Geisha (Geiko), Maiko

Kyoto knows five geisha districts, namely Miyagawa-cho Kabu-kai, Ponto-cho Hanamachi, Gion Kobu, Gion Higashi Kabu-kai and Kamishichiken Kabu-kai.

In Kyoto, geisha are formally called, geiko and apprentice geiko are called maiko. Each one of these districts in Kyoto have their own theater where geiko and maiko perform their elegant dances every year. Four of the performances are held in spring, one in the fall.


A maiko heading home after performing at the Miyako Odori

Ichiriki Chaya (Ichiriki Teahouse) is one of the most famous and historic o-chaya (geisha “tea house”) in Kyoto, Japan. It is located at the southeast corner of Shijō Street and Hanami Lane, with its entrance on Hanami Lane (Hanami Lane is the heart of the district of Gion). It is considered an exclusive and high-end establishment; access is invitation only and entertainment can cost upwards of 800,000 yen a night.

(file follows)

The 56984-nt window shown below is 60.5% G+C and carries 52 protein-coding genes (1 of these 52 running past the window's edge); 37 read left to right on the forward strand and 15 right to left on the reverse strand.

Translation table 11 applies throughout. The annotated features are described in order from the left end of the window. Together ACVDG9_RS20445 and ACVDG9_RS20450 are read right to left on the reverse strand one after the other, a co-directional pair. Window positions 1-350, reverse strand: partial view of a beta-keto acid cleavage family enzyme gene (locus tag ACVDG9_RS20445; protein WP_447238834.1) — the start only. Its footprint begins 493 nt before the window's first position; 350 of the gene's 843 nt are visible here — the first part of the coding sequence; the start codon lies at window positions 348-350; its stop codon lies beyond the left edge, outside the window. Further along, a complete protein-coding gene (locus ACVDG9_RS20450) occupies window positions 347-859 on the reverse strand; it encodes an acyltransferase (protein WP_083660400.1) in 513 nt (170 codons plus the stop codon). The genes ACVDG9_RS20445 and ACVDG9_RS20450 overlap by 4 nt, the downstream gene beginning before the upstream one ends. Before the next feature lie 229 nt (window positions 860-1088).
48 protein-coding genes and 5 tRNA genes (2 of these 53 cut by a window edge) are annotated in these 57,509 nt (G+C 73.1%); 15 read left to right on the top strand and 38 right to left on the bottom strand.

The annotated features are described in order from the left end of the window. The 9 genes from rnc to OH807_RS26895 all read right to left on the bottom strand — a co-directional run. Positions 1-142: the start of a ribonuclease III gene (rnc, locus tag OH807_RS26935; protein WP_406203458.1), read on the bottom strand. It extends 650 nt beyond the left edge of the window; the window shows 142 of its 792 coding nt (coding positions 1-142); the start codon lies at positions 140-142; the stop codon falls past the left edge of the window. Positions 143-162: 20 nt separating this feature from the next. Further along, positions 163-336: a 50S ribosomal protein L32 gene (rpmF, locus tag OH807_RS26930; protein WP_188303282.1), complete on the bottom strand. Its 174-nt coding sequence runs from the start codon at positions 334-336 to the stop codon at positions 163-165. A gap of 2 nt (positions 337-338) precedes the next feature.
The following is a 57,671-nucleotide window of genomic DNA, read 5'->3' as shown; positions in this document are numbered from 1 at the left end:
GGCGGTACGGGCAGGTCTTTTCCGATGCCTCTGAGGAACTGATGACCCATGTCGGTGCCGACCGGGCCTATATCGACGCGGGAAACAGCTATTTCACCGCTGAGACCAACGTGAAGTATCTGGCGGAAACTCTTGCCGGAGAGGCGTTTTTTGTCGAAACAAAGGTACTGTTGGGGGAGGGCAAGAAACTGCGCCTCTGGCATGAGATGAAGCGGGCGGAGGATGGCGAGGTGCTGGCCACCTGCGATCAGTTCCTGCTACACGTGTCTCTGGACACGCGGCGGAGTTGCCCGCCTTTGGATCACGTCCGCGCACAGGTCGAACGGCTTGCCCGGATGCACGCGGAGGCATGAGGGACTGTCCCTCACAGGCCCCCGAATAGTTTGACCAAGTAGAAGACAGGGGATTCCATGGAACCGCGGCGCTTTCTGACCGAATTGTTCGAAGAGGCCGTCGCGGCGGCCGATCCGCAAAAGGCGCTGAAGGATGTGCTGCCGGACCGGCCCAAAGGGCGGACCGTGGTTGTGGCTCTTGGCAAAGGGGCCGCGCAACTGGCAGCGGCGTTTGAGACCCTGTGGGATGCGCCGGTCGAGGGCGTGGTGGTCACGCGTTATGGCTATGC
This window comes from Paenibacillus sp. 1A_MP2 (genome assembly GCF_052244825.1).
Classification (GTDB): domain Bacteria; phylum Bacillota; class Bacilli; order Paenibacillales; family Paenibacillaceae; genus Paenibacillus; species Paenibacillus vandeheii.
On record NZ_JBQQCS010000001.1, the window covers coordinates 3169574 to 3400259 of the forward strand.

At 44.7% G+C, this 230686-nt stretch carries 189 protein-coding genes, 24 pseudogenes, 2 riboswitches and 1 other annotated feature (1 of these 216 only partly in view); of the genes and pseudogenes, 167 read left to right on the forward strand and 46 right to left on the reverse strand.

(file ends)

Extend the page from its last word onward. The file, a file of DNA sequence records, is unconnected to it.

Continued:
Ichiriki Chaya is over 300 years old, and has been a major centerpiece of Gion since the beginning of the entertainment district. Like other o-chaya in Gion, Ichiriki was a place where men of status and power went to be entertained by geisha, who distracted guests through dancing, banter, and flirtation. Ichiriki has traditionally entertained those of political and business power.

The house is run by the Sugiura family, and the nameplate on the entrance gate reads Sugiura Jirou(u)emon, the name of the ninth generation head.